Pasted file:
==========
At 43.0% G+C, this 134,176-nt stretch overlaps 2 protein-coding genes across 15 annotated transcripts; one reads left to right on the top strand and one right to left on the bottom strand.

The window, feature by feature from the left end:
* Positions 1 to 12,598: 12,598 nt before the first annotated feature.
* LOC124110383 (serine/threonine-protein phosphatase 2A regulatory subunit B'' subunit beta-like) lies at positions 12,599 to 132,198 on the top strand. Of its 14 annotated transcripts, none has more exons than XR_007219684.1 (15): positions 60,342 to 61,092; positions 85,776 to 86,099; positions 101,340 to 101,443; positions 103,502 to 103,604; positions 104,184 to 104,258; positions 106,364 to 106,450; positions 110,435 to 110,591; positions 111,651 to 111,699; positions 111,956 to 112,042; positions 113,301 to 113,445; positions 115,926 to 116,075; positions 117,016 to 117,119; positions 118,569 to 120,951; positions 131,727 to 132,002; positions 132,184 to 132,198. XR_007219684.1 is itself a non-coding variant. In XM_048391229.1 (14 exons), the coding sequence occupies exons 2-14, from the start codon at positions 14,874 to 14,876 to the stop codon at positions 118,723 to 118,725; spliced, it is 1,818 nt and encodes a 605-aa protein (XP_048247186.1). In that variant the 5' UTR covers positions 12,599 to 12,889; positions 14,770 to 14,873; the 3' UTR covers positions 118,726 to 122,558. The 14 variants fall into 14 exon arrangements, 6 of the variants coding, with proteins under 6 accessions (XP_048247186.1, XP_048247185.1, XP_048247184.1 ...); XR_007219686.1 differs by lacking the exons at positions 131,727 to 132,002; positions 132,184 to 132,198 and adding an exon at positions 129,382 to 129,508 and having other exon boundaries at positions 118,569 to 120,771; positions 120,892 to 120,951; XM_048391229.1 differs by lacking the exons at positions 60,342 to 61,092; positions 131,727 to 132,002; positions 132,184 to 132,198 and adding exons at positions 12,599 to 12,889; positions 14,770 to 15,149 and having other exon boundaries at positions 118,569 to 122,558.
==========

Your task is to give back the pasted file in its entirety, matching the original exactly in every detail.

At 43.0% G+C, this 134,176-nt stretch overlaps 2 protein-coding genes across 15 annotated transcripts; one reads left to right on the top strand and one right to left on the bottom strand.

The window, feature by feature from the left end:
* Positions 1 to 12,598: 12,598 nt before the first annotated feature.
* LOC124110383 (serine/threonine-protein phosphatase 2A regulatory subunit B'' subunit beta-like) lies at positions 12,599 to 132,198 on the top strand. Of its 14 annotated transcripts, none has more exons than XR_007219684.1 (15): positions 60,342 to 61,092; positions 85,776 to 86,099; positions 101,340 to 101,443; positions 103,502 to 103,604; positions 104,184 to 104,258; positions 106,364 to 106,450; positions 110,435 to 110,591; positions 111,651 to 111,699; positions 111,956 to 112,042; positions 113,301 to 113,445; positions 115,926 to 116,075; positions 117,016 to 117,119; positions 118,569 to 120,951; positions 131,727 to 132,002; positions 132,184 to 132,198. XR_007219684.1 is itself a non-coding variant. In XM_048391229.1 (14 exons), the coding sequence occupies exons 2-14, from the start codon at positions 14,874 to 14,876 to the stop codon at positions 118,723 to 118,725; spliced, it is 1,818 nt and encodes a 605-aa protein (XP_048247186.1). In that variant the 5' UTR covers positions 12,599 to 12,889; positions 14,770 to 14,873; the 3' UTR covers positions 118,726 to 122,558. The 14 variants fall into 14 exon arrangements, 6 of the variants coding, with proteins under 6 accessions (XP_048247186.1, XP_048247185.1, XP_048247184.1 ...); XR_007219686.1 differs by lacking the exons at positions 131,727 to 132,002; positions 132,184 to 132,198 and adding an exon at positions 129,382 to 129,508 and having other exon boundaries at positions 118,569 to 120,771; positions 120,892 to 120,951; XM_048391229.1 differs by lacking the exons at positions 60,342 to 61,092; positions 131,727 to 132,002; positions 132,184 to 132,198 and adding exons at positions 12,599 to 12,889; positions 14,770 to 15,149 and having other exon boundaries at positions 118,569 to 122,558.